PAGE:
Return to

NVENC - Bitrate Plateau

NOTE: Unsure of what the proper tag for this is... There's somewhat of a category gap when it comes to video production, which is quite ironic since the forums essentially have the L1T YouTube channel at its heart...


I'm using OBS on Manjaro 17 with an i5 4400, GTX 745, and 16GB of DDR3.
Go fuck yourself

NVENC is shit, I know.

I'm going to start off by saying that I know that CPU x264 is going to yield better quality overall, but at a higher cost to performance. NVENC is going to lighten the load on my CPU at the cost of quality and even more so, the cost of filesize.
You're a cunt

Bitrate OVER 9000!

In all honesty, bitrate is the primary concern here. With NVENC, I can push the bitrate to an insane amount with absolutely no impact to performance whereas H264 will fuck shit hard. My question is in regards to the plateau point, where NVENC bitrate will no longer yield any quality improvements and just become a monster for disk space. I've been throwing sliders up and down, but I'm sure there's specs on this? I've currently got the bitrate at 28,000 and have not noticed any improvement at 48,000 whereas H264 will be significantly clearer at 48,000 and even more so at 72,000 bitrate. [email protected] 48FPS btw.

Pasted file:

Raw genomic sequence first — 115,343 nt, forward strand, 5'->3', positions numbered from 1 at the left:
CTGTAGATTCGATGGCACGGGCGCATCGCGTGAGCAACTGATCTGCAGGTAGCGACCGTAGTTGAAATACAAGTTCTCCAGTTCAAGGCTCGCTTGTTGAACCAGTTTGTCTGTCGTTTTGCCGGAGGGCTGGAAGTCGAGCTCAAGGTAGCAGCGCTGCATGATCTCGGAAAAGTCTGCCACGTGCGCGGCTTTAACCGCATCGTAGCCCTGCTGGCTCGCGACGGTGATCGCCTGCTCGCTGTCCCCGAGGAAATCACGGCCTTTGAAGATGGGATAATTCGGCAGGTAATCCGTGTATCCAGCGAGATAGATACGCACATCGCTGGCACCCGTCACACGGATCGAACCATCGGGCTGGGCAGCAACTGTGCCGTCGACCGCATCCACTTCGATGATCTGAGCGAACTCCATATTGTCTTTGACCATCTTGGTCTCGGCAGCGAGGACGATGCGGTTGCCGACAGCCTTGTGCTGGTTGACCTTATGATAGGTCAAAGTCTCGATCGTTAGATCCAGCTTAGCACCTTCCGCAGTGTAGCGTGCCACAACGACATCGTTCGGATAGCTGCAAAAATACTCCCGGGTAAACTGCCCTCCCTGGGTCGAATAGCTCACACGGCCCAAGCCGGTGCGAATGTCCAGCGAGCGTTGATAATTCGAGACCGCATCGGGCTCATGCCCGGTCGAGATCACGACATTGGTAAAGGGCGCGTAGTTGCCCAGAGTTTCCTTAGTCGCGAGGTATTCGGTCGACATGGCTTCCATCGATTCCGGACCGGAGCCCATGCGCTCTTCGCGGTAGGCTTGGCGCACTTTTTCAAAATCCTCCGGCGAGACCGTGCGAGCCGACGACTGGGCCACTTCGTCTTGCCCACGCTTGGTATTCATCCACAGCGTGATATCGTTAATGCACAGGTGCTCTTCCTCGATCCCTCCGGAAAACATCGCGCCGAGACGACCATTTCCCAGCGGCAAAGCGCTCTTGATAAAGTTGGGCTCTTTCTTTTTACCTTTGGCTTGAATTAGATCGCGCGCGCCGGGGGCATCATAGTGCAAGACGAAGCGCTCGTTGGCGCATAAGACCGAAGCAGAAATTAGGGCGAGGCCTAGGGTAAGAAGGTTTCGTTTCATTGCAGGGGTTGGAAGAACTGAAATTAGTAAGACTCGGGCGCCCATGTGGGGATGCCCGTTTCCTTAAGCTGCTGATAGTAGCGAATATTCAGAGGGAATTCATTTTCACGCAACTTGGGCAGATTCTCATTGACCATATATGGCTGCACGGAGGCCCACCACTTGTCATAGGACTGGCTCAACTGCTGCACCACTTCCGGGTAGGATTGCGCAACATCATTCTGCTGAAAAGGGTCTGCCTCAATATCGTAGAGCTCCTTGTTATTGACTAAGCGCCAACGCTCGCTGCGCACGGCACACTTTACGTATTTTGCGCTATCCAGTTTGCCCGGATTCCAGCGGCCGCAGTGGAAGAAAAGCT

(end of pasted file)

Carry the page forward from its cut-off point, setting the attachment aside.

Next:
TFW you're insulting your readers and only source for help.

1 Like

So I do not have a lot of direct experience with NVENC as Im normally able to just run everything on CPU encode but from having researched for work and learning how certain streaming services work if you are planing to upload or live stream here is what I have learned.

NVENC does not do a great job at capturing detail at the Input phase of things. It will always look worse than the CPU based x264 or AMD ReLive or Intel Quick Sync. In terms of data rate your point of diminishing returns will be one of two places If you are trying to push to a streaming service then pushing a higher data rate than their max streaming data rate will be that point of diminishing return. The reason for this is that once you start pushing over that data rate they will have to reencode down to their max data rate before pushing anything live and that will mean you will lose quality from the streaming services reencode.

In terms of for recording based off your experience you have found your points of diminishing returns for the encoding settings you are using.